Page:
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Retirement

Does sheltering pay? Darren and Danielle's story Add to ...

After their $5,000 bonus, Darren and Danielle are both in the top tax bracket. Here’s how they invest their money.

Darren’s choice:

  •  He doesn’t shelter his $5,000 so he pays tax on his money.
  • After taxes, he is left with just $2,500, which he invests in a Guaranteed Investment Certificate (GIC).

Danielle’s choice:

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  • She puts her extra pay directly into an RRSP account. She gets to invest the whole $5,000.
  • She also buys a GIC.

Assuming Darren and Danielle both keep rolling the GIC over every time it comes due, who will come out ahead? To keep the math simple, let’s say their money grows 5% every year. Here’s what happens after 20 years:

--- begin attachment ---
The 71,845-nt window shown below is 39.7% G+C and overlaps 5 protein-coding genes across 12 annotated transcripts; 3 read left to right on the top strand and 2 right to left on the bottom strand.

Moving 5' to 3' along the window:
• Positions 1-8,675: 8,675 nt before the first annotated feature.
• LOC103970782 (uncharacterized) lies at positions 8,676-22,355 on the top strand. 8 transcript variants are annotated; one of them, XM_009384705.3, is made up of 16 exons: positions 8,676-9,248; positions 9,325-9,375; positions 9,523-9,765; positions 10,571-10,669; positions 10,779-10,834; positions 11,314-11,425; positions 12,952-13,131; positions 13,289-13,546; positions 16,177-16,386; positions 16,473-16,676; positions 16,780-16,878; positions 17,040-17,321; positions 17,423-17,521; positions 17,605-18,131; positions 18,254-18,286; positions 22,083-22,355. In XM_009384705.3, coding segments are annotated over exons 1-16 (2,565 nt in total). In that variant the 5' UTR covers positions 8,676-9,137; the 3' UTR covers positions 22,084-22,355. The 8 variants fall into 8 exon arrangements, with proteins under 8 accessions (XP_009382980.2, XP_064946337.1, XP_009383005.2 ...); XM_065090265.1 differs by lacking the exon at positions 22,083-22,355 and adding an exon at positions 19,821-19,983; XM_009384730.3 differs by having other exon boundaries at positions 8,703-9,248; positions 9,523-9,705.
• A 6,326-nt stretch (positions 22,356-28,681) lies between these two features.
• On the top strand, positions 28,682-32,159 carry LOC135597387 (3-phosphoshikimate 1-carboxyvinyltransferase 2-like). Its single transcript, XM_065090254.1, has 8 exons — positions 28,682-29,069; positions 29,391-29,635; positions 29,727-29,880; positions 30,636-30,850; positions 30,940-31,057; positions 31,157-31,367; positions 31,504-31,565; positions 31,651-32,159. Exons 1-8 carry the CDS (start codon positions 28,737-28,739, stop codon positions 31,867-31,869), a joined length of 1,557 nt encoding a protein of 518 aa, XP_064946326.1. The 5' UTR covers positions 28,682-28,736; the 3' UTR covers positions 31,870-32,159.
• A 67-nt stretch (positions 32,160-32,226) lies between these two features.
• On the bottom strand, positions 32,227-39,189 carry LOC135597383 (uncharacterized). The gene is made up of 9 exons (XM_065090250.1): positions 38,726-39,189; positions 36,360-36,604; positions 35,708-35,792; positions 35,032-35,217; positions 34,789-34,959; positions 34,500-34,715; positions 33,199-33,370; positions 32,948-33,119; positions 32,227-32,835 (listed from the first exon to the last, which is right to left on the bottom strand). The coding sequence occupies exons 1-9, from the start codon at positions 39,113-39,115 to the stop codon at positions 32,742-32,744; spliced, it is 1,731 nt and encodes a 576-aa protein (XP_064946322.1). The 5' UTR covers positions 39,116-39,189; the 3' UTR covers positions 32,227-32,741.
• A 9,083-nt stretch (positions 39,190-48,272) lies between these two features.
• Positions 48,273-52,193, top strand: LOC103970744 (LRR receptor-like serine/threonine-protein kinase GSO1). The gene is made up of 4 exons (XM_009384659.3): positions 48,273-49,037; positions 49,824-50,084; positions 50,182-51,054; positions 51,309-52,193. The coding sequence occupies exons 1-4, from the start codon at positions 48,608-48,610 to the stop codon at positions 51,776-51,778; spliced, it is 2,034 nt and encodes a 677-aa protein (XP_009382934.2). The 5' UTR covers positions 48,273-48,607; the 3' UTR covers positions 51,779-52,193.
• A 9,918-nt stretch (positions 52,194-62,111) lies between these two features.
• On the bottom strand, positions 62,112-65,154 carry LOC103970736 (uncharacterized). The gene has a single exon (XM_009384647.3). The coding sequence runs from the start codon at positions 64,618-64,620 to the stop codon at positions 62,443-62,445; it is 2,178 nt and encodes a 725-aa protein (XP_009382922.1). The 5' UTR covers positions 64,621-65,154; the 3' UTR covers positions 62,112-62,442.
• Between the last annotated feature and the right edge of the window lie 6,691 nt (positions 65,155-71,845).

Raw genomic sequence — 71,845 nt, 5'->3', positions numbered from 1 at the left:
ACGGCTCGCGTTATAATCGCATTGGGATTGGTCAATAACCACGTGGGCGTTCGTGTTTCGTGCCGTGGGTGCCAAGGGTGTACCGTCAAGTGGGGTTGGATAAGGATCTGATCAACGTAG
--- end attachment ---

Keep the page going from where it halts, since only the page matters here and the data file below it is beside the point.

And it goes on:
Darren

Danielle

Cash available

$5,000

$5,000

Investment

GIC − $2,500

RRSP/GIC − $5,000

After 20 years

$6,633

$13,266 (before tax)

 

The results: Danielle has more than twice as much as Darren. Of course, she will have to pay tax on that money when she takes it out of the RRSP. But if her income is lower when she retires, she’ll pay tax at a lower rate. For example, if she pays 33% tax when she retires, she’ll get to keep $9,020.88. That’s almost one and half times what Darren ends up with.

Content in this section is provided in partnership with Investor Education Fund, a non-profit organization founded and supported by the Ontario Securities Commission that provides unbiased and independent financial tools to help Canadians make better money decisions. To find out more, go to: GetSmarterAboutMoney.ca

Follow us on Twitter: @GlobeInvestor

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